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Although I found your outline of the issues related to the WHI estrogen studies to be thorough and succinct, ["WHI: The 'other shoe' drops," 2004;49(April):6-9], I find myself troubled by your apparent unwillingness to state an opinion of your own. As a highly regarded clinician provided with the rare opportunity to edit a major OB/GYN publication, your candid views on these highly contentious findings could have done a world of good both for us in practice and for our highly confused and worried patients. Granted you have posited the relevant questions, but I don't think that's satisfactory. I think I speak for many of us in the trenches who have searched in vain for leadership to say the things we all believe, and that is that these studies were profoundly flawed and should not be taken seriously. When, for example, you ask whether it is appropriate to withhold ET from someone with over a 0.08% risk of stroke, why couldn't you have just said NO like the rest of us say to our patients? Likewise, when we ponder the construction of a study in which patients are not started on HRT until the age of 60, why can't you just state that such a study cannot yield conclusions regarding what actually goes on in the real world; i.e., the 45- to 50-year-old healthy woman who wants relief from hot flashes?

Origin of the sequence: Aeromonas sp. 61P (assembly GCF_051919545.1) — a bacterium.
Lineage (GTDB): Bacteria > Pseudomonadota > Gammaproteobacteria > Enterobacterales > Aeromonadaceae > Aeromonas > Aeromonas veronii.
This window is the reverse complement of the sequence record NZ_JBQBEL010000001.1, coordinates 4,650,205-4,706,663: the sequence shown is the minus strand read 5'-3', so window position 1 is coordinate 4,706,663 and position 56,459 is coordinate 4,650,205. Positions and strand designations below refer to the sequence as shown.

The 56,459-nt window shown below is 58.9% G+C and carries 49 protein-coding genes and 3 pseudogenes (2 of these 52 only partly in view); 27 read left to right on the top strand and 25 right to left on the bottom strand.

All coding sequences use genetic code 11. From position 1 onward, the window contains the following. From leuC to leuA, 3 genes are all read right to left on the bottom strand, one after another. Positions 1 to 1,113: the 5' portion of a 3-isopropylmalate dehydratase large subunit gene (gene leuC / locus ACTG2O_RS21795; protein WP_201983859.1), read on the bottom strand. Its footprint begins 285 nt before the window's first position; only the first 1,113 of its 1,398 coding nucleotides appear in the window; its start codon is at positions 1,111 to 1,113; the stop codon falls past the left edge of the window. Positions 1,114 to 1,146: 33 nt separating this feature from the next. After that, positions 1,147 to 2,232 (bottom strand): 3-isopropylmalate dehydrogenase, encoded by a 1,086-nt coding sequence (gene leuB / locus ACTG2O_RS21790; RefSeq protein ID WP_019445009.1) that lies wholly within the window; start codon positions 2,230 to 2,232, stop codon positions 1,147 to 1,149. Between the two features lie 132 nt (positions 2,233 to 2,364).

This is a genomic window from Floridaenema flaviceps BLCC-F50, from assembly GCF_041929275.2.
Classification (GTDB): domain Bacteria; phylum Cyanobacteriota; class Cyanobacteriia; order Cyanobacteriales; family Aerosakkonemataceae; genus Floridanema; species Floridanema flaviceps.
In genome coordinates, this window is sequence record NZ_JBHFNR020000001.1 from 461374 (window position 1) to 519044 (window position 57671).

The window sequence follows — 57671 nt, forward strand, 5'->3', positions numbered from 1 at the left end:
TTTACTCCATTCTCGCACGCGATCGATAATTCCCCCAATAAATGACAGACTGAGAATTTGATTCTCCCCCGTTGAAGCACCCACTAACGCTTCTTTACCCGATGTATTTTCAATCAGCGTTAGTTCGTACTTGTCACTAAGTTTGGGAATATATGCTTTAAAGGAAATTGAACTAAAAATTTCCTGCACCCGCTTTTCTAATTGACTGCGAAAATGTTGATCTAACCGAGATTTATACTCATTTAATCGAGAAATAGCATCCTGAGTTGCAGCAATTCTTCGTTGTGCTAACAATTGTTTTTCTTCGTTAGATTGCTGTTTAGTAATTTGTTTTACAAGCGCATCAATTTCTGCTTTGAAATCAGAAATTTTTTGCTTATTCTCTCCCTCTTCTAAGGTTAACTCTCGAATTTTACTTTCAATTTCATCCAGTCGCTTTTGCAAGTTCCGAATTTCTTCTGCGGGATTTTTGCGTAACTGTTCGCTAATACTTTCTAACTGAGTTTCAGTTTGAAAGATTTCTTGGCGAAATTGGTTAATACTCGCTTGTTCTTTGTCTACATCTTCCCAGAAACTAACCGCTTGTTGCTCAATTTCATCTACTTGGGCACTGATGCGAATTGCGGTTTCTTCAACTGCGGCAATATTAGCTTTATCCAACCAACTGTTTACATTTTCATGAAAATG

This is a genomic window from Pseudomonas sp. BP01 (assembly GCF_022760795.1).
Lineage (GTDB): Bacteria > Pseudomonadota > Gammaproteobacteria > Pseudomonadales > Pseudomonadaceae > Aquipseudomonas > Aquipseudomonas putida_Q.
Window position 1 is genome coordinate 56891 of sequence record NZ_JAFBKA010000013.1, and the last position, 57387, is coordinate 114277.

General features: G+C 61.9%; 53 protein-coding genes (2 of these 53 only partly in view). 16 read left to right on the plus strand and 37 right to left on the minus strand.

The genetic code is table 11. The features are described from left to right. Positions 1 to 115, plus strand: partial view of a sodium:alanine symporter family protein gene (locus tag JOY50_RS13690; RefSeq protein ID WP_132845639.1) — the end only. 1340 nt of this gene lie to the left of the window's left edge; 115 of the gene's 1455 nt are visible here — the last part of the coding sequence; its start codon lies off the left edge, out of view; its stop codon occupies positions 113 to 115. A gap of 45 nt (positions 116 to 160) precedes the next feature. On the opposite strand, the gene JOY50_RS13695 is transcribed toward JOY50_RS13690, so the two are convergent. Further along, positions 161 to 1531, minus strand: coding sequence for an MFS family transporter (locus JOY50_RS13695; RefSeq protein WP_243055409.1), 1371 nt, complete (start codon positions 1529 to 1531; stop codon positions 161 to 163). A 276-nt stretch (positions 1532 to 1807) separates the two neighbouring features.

Rather than "move on" beyond the WHI, which would imply our tacit approval of the studies, wouldn't it be preferable to continue to dissect them and point out their deficiencies first? Otherwise, won't NIH simply "move on" to more studies that fail to properly address these important issues?
While I appreciate your frank comments and ardor, your assumptions about my underlying feelings on the safety of HRT are wrong. I still have concerns about its role in exacerbating heart disease and breast cancer, and really do think additional studies are needed, particularly with new-generation agents. On the other hand, as a first-hand witness to the miserable symptomatology of the menopause, I think highly symptomatic women should be given the option of HRT, after assessment of their individual risks and adequate informed consent.
I enjoyed your editorial in the May 2004 issue of Contemporary OB/GYN, "Six steps to state-based tort reform," pages 1115, and I agree this litigation problem is the greatest threat to our specialty and medicine. This problem has developed during my time in medicine (Nebraska 1971). I totally support the attempts at tort reform and have written Sen. Ben Nelson (D-Neb.) repeatedly. I fear even the proposed reform is but a stopgap measure. Nebraska has had a cap on total damages for over 15 years, yet malpractice payouts have risen tenfold over the last decade.
Please keep up the fight!
Dr. Lockwood's reply:
I agree my recommendations for state-based reforms are, to quote Winston Churchill, "not the end, nor the beginning of the end, but it may well be the end of the beginning" of a solution to the current death spiral of litigation we are now in.
Letters to the Editor.
Jul. 1, 2004;49:34.